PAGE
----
S.K. filed a petition for writ of certiorari with this Court which was granted on October 9, 2018. In re S.K., 461 Md. 483 (2018). In addition, the State filed a conditional cross-petition for writ of certiorari, which was granted. Id. Together, they present two questions for our review. We have rephrased the questions as follows:[6]

1. Did the juvenile court err in finding 16-year-old S.K. involved in distributing child pornography as proscribed by CR § 11-207(a)(4)?
2. Did the juvenile court err in finding S.K. involved in the offense of displaying an obscene item to a minor as proscribed by CR § 11-203(b)(1)(ii)?

         As to the first question presented, we hold that S.K.'s sexting is within the purview of our current statutory scheme, therefore, the juvenile court did not err in finding S.K. delinquent under CR § 11-207(a)(4). Thus, the judgment of the Court of Special Appeals as to the first question presented is affirmed. As to the second question, the video text message falls within the definition of an "item" and thus, S.K.'s conduct is within the purview of CR § 11-203(b)(1)(ii). Therefore, we reverse the judgment of the Court of Special Appeals for the crime of displaying an obscene item to a minor.


         In reviewing a juvenile delinquency case, "the judgment of the [juvenile court] will not be set aside on the evidence unless clearly erroneous and due regard will be given to the opportunity of the [juvenile] court to judge the credibility of the witnesses." Dixon v. State, 302 Md. 447, 450 (1985). When reviewing the juvenile court's interpretation of a statute, however, the interpretation of a statute is a question of law that we review without deference. Brown v. State, 454 Md. 546, 550 (2017) (citing Bellard v. State, 452 Md. 467, 480-81 (2017)).


         For the first time, this Court is confronted with the complexities of the sociocultural phenomenon of sexting by minors in the context of Maryland's criminal statutes as applied in a juvenile proceeding. We are asked to determine whether it is a violation of the child pornography statute for a sixteen-year-old minor female to distribute a one-minute video via text message to her best friends in which she is engaging in sexual conduct that is not criminal. Further, we are asked whether the distribution of the text message video qualifies as an "item" codified in the obscenity statute criminalizing the display of obscene matter to a minor.

         Central to this issue is the dominant role cellphones play in our society. In Riley v. California, Chief Justice John Roberts observed that "modern cellphones . . . are now such a pervasive and insistent part of daily life that the proverbial visitor from Mars might conclude they were an important feature of human anatomy." 134 S.Ct. 2473, 2484 (2014). Undoubtedly, smartphone use has become ubiquitous across all generations. However, Generation Z, loosely comprising of those born after 1997, has a distinctive relationship with this technology. Unlike the Silent Generation, Baby Boomers, Generation X, or Millennials, Generation Z has never known life without access to a smartphone.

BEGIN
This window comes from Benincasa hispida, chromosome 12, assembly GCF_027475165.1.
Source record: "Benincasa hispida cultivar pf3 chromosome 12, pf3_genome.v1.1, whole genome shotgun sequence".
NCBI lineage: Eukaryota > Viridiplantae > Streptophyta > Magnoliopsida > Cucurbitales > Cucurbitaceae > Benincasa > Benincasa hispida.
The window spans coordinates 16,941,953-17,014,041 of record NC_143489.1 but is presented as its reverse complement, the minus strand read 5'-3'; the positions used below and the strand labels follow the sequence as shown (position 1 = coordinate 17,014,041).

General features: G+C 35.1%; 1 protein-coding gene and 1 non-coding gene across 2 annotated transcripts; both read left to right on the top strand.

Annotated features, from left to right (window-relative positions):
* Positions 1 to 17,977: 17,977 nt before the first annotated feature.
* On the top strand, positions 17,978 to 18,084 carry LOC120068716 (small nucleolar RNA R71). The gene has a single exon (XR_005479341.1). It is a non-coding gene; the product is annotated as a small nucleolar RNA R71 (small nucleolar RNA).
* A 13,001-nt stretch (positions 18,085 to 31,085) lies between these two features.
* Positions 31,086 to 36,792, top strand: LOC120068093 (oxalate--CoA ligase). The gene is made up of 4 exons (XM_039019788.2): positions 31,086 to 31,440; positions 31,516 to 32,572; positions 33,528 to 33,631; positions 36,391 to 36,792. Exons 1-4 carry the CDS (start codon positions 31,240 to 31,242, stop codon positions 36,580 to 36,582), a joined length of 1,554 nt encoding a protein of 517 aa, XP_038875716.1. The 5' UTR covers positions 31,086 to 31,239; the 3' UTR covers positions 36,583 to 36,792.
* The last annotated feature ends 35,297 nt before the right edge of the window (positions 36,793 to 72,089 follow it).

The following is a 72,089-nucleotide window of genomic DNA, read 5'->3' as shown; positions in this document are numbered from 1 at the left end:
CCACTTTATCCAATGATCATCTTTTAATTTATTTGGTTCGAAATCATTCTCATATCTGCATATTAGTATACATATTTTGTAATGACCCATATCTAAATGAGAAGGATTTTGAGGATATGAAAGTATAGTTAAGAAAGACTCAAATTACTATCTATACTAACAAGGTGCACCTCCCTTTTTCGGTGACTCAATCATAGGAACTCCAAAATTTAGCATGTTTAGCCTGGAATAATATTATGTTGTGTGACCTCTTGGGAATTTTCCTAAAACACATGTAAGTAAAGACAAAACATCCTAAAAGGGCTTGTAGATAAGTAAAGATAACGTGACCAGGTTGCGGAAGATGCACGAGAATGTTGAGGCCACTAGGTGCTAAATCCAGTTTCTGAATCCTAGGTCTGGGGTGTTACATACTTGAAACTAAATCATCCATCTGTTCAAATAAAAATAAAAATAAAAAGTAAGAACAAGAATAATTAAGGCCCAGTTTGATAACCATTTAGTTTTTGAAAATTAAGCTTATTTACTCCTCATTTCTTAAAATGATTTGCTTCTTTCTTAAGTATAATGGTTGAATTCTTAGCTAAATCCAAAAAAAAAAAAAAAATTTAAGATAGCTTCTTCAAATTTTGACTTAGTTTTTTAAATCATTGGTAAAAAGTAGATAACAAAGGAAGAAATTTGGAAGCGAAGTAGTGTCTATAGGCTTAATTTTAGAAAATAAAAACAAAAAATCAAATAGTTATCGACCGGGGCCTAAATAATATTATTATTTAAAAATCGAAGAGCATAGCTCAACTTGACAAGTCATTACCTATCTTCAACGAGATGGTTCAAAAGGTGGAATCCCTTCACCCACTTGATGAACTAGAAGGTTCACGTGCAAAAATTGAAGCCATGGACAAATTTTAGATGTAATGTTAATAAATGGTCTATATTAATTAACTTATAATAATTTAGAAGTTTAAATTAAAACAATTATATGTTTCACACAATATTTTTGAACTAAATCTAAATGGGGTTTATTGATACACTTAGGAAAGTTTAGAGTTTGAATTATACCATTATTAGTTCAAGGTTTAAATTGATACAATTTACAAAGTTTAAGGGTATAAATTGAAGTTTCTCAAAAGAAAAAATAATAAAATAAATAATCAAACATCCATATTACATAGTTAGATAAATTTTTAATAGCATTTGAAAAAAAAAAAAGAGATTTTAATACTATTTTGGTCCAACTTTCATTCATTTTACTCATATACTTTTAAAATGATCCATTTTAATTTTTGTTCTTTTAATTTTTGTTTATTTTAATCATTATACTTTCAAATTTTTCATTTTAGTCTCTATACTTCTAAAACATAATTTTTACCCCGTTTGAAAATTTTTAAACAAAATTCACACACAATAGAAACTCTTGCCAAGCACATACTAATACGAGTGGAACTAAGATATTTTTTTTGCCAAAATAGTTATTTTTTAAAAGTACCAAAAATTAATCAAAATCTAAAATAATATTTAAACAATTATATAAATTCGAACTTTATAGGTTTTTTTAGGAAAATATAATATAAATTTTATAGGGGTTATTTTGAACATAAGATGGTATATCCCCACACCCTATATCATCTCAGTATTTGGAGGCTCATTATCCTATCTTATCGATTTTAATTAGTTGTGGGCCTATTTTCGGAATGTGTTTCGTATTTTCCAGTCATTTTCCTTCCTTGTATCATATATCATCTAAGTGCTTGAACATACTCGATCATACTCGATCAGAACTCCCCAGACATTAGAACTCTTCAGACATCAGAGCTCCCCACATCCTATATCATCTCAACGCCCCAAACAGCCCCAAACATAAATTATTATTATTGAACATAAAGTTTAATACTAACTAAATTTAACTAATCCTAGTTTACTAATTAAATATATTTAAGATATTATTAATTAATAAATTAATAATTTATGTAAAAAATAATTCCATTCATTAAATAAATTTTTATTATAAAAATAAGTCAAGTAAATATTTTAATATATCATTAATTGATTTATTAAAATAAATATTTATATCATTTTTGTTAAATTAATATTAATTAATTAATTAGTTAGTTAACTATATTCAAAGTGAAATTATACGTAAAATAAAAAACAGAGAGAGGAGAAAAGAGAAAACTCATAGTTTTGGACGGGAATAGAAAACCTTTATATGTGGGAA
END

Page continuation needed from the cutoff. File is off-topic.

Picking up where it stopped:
Today, ninety-five percent of teens have access to smartphones and ninety-seven percent of teens use at least one of the seven major online platforms.[7] Forty-five percent of teenagers report to be online on a virtually constant basis.[8] This technology has changed communication patterns among our teenagers. Rather than make a phone call, forty-nine percent of teenagers indicate that text messaging is their first choice for communicating with their closest friend. In a 2010 study, one in three teenagers sends more than one hundred text messages a day, or three-thousand text messages a month.[9]

         Sexting is a sociocultural phenomenon that has evolved from the use of smartphones. Black's Law Dictionary identifies the origin of the word "sexting" in the year 2005 and defines it as "the sending of sexually explicit messages or images by cellphone."[10] Consistent with the rise in smartphone usage, at least 18.5% of middle and high schoolers report having received sexually explicit images or videos on their phones or computers.[11] There is no indication this trend will decrease as the pervasiveness of technology in our lives continues.

         As sexting has grown in popularity, so has the attention given to the issue. As early as 2007, the legal community began to debate what was coined "self-produced child pornography." Compare Mary Graw Leary, Self-Produced Child Pornography: The Appropriate Societal Response to Juvenile Self-Sexual Exploitation, 15 Va. J. Soc. Pol'y & L. 1 (2007) with Stephen F. Smith, Jail for Juvenile Child Pornographers?: A Reply to Professor Leary, 15 Va. J. Soc. Pol'y & L. 505 (2008). In 2009, in response to the national attention[12] focused on teenage sexting, additional legal scholars began to address the issue by distinguishing this activity from child pornography and discussing appropriate sanctions. See, e.g., Clay Calvert, Sex, Cell Phones, Privacy and the First Amendment: When Children Become Child Pornographers and the Lolita Effect Undermines the Law, 18 CommLaw Conspectus 1 (2009); Robert H. Wood, The Failure of Sexting Criminalization: A Plea for the Exercise of Prosecutorial Restraint, 16 Mich. Telecomm. & Tech. L. Rev. 151 (2009); W. Jesse Weins & Todd C. Hiestand, Sexting, Statutes, and Saved by the Bell: Introducing a Lesser Juvenile Charge with an "Aggravating Factors" Framework, 77 Tenn. L. Rev. 1 (2009). These articles sought to survey the issue and suggest potential legislation to address this unique phenomenon.[13]